Cricket: Tourists turn to diplomacy
Wednesday 11 November 1998
However, Lara refused to discuss the settlement reached in London on Monday that persuaded them to travel to South Africa. The matter was "totally confidential," he said.
"The team is here to win the Test series and the whole team, apart from Jimmy Adams, is fit," Lara added. Adams, it transpired, had cut a finger on his right hand with a bread knife while trying to slice a bread roll on the flight from London.
The team arrived yesterday morning in South Africa without the fast bowlers Courtney Walsh and Curtly Ambrose, who apparently arrived late at Heathrow airport for their flight. The rest of the squad left London on Monday evening after a settlement ended the revolt over pay. Their opening match is scheduled for today in Soweto, against a Gauteng provincial XI. The first Test begins on 26 November in Johannesburg.
The late arrival caused the team to miss yesterday's exhibition match in Randjesfontein, near Johannesburg. Lara said the team wanted to apologise. "They're pretty sorry at this time for any offence," he said. "We also want to thank President Mandela for the letter he sent to us in London during the discussions. Everyone on the team respects President Mandela tremendously, and the gesture was deeply appreciated."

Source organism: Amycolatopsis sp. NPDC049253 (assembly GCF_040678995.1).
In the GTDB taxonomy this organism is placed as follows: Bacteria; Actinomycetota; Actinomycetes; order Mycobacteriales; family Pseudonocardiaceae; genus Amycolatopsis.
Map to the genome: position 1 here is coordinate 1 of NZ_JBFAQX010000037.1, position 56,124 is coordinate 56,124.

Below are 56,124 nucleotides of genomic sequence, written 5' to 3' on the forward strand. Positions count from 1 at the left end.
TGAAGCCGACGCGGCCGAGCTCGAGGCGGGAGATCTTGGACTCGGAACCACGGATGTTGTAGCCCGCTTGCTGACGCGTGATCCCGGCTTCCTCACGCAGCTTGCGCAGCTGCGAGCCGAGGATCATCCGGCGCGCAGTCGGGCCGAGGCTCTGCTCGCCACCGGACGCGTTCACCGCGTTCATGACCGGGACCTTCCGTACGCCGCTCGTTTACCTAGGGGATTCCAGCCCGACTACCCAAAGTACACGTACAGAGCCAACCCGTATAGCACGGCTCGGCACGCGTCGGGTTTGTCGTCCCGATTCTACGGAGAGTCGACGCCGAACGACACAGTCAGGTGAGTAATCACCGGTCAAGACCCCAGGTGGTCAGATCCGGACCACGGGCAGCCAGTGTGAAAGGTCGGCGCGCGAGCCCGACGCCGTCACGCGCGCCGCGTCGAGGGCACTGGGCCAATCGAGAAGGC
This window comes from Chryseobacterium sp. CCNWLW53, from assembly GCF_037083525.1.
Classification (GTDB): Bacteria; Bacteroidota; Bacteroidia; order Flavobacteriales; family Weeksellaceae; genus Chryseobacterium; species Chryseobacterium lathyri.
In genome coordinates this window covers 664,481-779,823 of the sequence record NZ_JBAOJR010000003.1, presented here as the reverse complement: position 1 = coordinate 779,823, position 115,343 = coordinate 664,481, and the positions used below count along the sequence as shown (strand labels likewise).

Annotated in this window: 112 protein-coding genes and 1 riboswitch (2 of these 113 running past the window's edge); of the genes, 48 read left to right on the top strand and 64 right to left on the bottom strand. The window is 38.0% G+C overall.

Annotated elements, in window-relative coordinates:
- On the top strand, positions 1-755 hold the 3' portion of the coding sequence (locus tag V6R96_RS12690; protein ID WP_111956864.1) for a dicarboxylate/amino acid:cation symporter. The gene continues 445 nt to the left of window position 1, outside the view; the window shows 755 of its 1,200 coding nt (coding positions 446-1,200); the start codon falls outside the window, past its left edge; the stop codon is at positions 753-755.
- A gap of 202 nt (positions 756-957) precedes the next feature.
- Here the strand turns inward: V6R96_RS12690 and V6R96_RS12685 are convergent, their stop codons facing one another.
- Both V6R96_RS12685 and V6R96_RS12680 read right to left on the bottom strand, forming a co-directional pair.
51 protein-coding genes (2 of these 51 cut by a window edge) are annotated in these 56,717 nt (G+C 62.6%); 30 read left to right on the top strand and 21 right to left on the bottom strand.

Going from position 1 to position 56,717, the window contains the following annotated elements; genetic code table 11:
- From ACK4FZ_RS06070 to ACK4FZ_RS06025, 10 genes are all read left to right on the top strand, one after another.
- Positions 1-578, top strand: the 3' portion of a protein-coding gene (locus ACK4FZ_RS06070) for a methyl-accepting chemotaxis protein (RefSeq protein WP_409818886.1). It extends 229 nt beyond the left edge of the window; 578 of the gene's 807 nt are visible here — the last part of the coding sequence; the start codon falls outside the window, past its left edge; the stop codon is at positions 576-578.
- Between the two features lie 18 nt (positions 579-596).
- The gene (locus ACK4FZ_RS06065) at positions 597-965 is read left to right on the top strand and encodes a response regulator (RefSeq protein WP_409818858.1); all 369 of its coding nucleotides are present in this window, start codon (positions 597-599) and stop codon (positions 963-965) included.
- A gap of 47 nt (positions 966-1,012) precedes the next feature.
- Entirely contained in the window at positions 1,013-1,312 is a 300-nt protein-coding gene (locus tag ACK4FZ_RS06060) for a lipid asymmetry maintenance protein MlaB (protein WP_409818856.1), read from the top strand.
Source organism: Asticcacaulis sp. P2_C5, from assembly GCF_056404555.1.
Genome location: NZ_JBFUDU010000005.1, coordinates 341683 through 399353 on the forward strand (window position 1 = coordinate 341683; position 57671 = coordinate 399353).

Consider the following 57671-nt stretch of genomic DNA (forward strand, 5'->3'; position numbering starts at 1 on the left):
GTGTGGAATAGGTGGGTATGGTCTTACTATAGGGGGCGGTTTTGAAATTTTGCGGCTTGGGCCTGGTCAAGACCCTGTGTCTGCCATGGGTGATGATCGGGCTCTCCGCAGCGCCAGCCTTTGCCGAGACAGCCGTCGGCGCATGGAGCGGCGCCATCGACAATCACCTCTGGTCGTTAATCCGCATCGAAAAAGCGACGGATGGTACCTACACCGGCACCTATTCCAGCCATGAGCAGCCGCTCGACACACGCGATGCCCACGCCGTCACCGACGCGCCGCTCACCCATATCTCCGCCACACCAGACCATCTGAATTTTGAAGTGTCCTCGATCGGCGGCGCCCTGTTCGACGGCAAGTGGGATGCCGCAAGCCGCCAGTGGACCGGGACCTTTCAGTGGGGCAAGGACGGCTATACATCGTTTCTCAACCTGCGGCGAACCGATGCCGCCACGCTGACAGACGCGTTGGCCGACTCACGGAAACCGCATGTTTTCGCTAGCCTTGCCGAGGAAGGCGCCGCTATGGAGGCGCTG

Mandela had urged that the cricketers to resolve their differences - the president sees sport as a means of achieving racial unity. This tour is the first by the West Indies since the fall of apartheid in South Africa.
Before the settlement was agreed, the West Indies Cricket Board agreed to recognise the role of the players' union, review player insurance coverage and the grievance and disciplinary code, and work toward a joint marketing programme that would allow players a share in revenue.
The West Indies tour manager, Clive Lloyd, described the dispute as a "little lull in their careers," referring to Lara and Carl Hooper, the vice-captain who, along with Lara, was sacked and then reinstated. "But they are professional people and know what's expected of them," Lloyd added.
The former South African wicketkeeper Dave Richardson, who now represents the 21 players contracted to the United Cricket Board of South Africa, said that the row could prompt the formation of an international body aimed at looking after players' interests.
"I don't think we can go as far as to have standardised contracts for tours," Richardson said, "but guidelines and basic necessities ought to be established."
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